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About This Artwork
Trouville (Grey and Green, the Silver Sea), 1865
Oil on canvas
51.5 x 77.2 cm (20 1/4 x 30 3/8 in.)
Signed, lower right: "Whistler"
Gift of Honoré and Potter Palmer, 1922.448
In the early 1860s, James McNeill Whistler began to develop an art-for-art’s-sake aesthetic, eschewing narrative or naturalistic details to focus more intently on formal concerns. In 1865 the artist traveled to Trouville, a French resort town, where he painted with Gustave Courbet and experimented with a series of increasingly simplified seascapes. The spare composition of this work—consisting solely of a broad expanse of water, a narrow swath of sky, and four delicate sailboats that break the high horizon line—reveals Whistler’s interest in Japanese woodblock prints and the new models they offered for the construction of painted space and depth. The sweeping, horizontal brush strokes and highly restrained palette, limited to pale greens and soft grays, further contribute to the innovative, flattened perspective of this painting.
London, England, Society of French Artists, Seventh Exhibition, Nov. 3- ?, 1873, cat. no. 110, as The Yacht Race-A Symphony in B Sharp.
Boston, The Copley Society, Copley Hall, Memorial Exhibition of the Works of Mr. J. McNeill Whistler: Oil Paintings, Watercolors, Pastels, and Drawings, February 1904, cat. no. 12, as Marine-Gray and Green.
Paris, Palais de l’Ecole des Beaux-Arts, Exposition des Oeuvres de James McNeill Whistler, May 1905, cat. no. 63, as Gris et vert, Marine.
Minneapolis, University of Minnesota, Northbrook Memorial Hall, February 1939.
Vancouver Art Gallery, British Columbia, Canada, Two Hundred Years of American Painting, March 8-April 3, 1955, cat. no. 22, as Gray and Green: The Silver Sea.
Art Institute of Chicago, James McNeill Whistler, January 13, 1968-February 25, 1968, Frederick A. Sweet, no. 12, p. 50, ill.; traveled to Utica, N.Y., Munson-Williams-Proctor Institute, March 17, 1968-April 28, 1968, as Grey and Green: The Silver Sea.
New York, Wildenstein & Co., Deaprtment of Art History and Archeology, Columbia University in collaboration with the Philadelphia Museum of Art, From Realism to Symbolism, Whistler and His World, March 4-April 3, 1971, no. 19; traveled to Philadelphia Museum of Art, April 15-May 23, 1971.
Albi, France, Musée Toulouse-Lautrec, Trésors Impressionnistes du Musée de Chicago, June 27-August 31, 1980, Jean Devoisins, no. 58, p. 66, ill. as Gris et vert: la mer d’argent.
Paris, Galeries Nationals du Grand Palais, Origins of Impressionism, April 19-August 8, 1994, Gary Tinterow and Henri Loyrette, fig. 290, cat. no. 192, ill. p. 237; traveled to New York, Metropolitan Museum of Art, September 27, 1994-January 8, 1995.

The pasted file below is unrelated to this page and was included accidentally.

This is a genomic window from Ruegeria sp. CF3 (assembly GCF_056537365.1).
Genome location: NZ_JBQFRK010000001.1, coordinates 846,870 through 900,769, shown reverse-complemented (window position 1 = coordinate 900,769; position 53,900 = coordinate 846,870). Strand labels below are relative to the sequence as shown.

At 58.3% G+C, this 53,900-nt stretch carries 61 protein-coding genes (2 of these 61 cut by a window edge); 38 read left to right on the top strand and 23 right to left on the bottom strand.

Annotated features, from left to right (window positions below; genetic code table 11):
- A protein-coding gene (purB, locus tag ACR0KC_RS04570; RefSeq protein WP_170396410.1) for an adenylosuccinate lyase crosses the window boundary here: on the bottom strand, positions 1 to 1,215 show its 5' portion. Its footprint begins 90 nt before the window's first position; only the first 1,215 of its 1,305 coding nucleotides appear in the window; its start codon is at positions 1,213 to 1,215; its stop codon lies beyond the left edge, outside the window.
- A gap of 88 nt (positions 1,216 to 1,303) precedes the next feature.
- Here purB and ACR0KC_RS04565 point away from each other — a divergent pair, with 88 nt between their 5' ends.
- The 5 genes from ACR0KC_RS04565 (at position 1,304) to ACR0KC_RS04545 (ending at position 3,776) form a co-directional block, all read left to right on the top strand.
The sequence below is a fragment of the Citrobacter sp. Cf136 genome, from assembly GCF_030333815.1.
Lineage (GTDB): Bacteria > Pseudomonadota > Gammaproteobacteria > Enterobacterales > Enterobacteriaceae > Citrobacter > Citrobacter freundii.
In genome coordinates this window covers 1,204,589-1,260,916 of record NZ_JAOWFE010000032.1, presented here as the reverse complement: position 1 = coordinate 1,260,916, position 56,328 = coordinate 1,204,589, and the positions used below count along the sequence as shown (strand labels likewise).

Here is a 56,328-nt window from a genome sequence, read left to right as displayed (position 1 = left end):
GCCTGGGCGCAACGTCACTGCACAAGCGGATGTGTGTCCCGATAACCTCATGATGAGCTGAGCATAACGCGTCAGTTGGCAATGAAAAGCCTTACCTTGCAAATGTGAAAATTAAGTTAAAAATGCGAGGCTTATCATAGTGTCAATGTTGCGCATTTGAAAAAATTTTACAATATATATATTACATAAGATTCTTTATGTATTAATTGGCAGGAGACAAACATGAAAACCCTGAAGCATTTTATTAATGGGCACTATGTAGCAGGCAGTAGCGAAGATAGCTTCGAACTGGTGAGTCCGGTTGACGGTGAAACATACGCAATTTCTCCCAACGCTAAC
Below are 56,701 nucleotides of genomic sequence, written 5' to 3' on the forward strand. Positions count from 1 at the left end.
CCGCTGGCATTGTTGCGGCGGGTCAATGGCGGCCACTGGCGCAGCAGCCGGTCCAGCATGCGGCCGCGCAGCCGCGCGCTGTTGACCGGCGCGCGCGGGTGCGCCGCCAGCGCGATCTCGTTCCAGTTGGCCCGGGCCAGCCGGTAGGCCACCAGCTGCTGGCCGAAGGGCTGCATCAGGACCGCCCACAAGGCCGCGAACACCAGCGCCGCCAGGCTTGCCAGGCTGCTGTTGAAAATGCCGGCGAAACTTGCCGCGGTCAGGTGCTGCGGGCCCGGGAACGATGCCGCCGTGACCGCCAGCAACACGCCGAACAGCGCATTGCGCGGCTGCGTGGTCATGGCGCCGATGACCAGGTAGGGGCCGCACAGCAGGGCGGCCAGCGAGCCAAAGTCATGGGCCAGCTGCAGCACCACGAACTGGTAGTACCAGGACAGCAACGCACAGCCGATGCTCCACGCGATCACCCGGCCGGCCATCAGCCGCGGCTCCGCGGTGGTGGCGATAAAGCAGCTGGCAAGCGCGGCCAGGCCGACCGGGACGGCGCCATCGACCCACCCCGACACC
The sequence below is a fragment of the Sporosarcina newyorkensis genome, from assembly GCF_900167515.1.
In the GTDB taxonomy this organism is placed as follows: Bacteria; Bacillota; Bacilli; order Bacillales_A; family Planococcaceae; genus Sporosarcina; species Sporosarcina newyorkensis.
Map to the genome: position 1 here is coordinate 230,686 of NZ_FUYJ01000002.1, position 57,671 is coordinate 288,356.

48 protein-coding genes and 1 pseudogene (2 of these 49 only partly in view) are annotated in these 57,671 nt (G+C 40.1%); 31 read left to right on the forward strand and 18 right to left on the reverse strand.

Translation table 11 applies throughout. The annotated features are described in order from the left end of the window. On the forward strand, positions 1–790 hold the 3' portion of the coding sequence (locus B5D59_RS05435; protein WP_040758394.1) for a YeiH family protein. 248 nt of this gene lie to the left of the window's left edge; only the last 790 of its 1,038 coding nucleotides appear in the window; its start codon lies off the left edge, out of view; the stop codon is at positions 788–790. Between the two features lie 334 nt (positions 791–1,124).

Art Institute of Chicago, Whistler: Prints and Paintings, May-August 31, 1979, no cat.
New York, Metropolitan Museum of Art, Manet and the American Civil War, June 3-August 17, 2003, Juliet Wilson-Bareau, cat. no.57, p.74, 83, ill. p. 76.
Elisabeth L. Cary, The Works of James McNeill Whistler: A Study with a Tentative List of the Artist’s Works, New York, 1907, no. 12, p. 157.
The Art Institute of Chicago Forty-Fourth Annual Report of the Trustees, for the Year 1922, p. 11.
Bulletin of the Art Institute of Chicago 15, 5 (September-October 1921), pp. 158-159.
Bulletin of the Art Institute of Chicago 16, 3 (May 1922), p. 27, 47.
The Art Institute of Chicago Handbook of Sculpture, Architecture, Paintings and Drawings, Part II, Paintings and Drawings (1922), p. 69, no 850.
Guide to the Permanent Collection, (Art Institute, 1925), p. 157.
Guide to the Permanent Collection, (Art Institute, 1932), p. 176.
Bernhard Sickert, Whistler (London: Duckworth & Co., New York: E.P. Dutton & Co., n.d.), no. 20. p. 153.
Walter Sickert, A Free House: Or The Artist as Craftsman: Being the Writings of Walter Richard Sickert (London, MacMillan, 1947).
Paintings in the Art Institute (Art Institute of Chicago, 1961), p. 483.
Denys Sutton, Nocturne: The Art of James McNeill Whistler (London, 1963), pp. 51-2.
Roy McMullen, Victorian Outsider: A Biography of J.A.M. Whistler (New York: E.P. Dutton & co., 1973), pp. 13-133.
Elizabeth R. and Joseph Pennell, The Life of James McNeill Whistler, 2 vols. (London: William Heinemann and Philadelphia: J.B. Lippincott Co., 1908), pp. 133-134.
John Shapley, Editor-in-Chief, The Index of Twentieth Century Artists, 4 vols. (1934; repr. New York: Arno Press, 1970), pp. 182-220.
Judith A. Barter et al, The Age of American Impressionism: Masterpieces from the Art Institute of Chicago (Art Institute of Chicago/Yale University Press, 2011), no. 12.
Owned by Mrs. Charles W. Deschamps, London, by 1873; sold back to the artist, April 1891; sold to Theodore Duret, Paris, 1892; sold to Mrs. Potter Palmer, Chicago, in July 1901; by descent to her sons, Potter II and Honoré Palmer, 1918; given by them to the Art Institute, 1922.